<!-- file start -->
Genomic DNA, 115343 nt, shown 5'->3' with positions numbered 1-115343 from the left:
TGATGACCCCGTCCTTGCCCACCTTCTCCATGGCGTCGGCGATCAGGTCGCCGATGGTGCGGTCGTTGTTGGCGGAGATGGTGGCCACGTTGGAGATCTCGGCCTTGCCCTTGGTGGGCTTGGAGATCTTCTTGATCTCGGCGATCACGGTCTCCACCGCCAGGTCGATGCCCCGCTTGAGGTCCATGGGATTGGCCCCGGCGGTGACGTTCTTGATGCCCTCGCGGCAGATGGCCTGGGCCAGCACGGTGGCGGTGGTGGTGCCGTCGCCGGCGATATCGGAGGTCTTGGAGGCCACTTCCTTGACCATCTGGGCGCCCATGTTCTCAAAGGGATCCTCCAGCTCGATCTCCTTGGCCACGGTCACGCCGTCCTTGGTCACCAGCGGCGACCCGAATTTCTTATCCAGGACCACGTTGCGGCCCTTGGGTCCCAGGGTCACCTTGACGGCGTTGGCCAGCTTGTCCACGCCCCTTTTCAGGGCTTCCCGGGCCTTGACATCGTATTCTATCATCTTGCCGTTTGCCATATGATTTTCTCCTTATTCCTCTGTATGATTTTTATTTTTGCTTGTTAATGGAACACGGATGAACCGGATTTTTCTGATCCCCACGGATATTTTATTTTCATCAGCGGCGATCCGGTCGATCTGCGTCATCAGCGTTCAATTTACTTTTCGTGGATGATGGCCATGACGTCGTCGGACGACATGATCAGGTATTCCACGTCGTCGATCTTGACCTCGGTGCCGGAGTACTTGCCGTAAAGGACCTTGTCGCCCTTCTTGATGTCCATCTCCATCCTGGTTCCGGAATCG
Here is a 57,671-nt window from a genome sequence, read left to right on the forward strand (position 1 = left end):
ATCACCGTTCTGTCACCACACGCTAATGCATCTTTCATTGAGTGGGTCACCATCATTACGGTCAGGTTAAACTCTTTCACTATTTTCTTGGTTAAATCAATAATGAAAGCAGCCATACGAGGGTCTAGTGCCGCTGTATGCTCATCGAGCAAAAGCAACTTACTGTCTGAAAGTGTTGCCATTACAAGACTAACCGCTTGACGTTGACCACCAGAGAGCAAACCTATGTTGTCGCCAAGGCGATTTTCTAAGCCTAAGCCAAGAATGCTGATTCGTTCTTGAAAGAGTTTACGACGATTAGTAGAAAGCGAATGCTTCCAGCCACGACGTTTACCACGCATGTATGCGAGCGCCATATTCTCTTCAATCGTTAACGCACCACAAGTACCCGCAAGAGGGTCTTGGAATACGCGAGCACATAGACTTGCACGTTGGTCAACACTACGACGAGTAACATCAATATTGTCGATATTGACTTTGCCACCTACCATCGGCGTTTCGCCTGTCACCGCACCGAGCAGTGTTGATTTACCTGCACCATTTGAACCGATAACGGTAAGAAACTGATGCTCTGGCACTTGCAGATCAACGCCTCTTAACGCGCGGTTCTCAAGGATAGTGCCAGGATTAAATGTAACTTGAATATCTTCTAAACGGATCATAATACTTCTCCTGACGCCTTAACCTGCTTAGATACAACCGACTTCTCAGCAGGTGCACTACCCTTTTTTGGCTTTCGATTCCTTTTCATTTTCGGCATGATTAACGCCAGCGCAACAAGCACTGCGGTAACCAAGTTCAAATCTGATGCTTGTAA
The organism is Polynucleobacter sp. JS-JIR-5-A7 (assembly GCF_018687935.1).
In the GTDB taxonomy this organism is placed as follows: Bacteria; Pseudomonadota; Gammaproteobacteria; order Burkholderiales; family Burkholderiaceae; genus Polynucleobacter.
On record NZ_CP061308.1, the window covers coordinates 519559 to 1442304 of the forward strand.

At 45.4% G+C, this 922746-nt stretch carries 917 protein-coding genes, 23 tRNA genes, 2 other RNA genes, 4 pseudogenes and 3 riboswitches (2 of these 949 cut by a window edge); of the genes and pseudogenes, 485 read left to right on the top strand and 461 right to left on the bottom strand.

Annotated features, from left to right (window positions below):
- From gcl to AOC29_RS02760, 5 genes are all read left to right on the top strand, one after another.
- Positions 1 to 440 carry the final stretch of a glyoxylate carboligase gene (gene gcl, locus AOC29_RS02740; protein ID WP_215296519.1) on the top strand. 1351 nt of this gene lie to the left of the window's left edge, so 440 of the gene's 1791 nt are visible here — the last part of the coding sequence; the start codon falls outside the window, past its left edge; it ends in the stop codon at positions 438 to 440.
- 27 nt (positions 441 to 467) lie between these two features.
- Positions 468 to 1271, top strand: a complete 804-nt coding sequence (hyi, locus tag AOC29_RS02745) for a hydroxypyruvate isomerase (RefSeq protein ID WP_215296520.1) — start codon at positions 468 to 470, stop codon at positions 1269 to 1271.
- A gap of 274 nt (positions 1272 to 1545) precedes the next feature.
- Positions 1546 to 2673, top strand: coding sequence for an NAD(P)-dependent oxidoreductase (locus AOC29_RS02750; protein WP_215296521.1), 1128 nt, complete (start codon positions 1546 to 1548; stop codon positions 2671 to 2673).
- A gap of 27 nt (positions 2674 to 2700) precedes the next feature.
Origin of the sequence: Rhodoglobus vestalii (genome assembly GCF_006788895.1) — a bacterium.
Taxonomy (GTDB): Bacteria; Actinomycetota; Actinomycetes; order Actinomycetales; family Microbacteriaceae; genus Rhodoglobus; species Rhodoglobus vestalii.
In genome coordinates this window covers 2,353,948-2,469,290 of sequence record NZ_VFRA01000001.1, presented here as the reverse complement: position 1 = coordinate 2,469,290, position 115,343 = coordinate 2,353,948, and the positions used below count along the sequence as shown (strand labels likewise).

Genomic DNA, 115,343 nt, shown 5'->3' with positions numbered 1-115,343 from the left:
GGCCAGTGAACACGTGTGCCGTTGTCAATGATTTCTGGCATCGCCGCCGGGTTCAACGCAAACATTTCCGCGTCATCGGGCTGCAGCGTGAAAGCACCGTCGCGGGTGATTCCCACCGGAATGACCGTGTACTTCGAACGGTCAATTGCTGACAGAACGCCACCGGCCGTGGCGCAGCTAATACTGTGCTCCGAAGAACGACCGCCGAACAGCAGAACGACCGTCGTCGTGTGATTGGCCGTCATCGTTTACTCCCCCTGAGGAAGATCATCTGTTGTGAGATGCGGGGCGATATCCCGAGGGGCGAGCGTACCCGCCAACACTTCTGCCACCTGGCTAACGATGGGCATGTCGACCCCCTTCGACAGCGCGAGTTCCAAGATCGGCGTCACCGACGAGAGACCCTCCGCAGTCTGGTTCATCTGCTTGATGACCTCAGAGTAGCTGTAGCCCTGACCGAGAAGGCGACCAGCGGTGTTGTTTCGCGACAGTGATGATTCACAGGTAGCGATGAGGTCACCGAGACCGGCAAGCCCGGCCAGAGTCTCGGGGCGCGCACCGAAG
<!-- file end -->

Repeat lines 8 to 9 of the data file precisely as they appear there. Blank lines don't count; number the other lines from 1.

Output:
At 45.4% G+C, this 922746-nt stretch carries 917 protein-coding genes, 23 tRNA genes, 2 other RNA genes, 4 pseudogenes and 3 riboswitches (2 of these 949 cut by a window edge); of the genes and pseudogenes, 485 read left to right on the top strand and 461 right to left on the bottom strand.

Annotated features, from left to right (window positions below):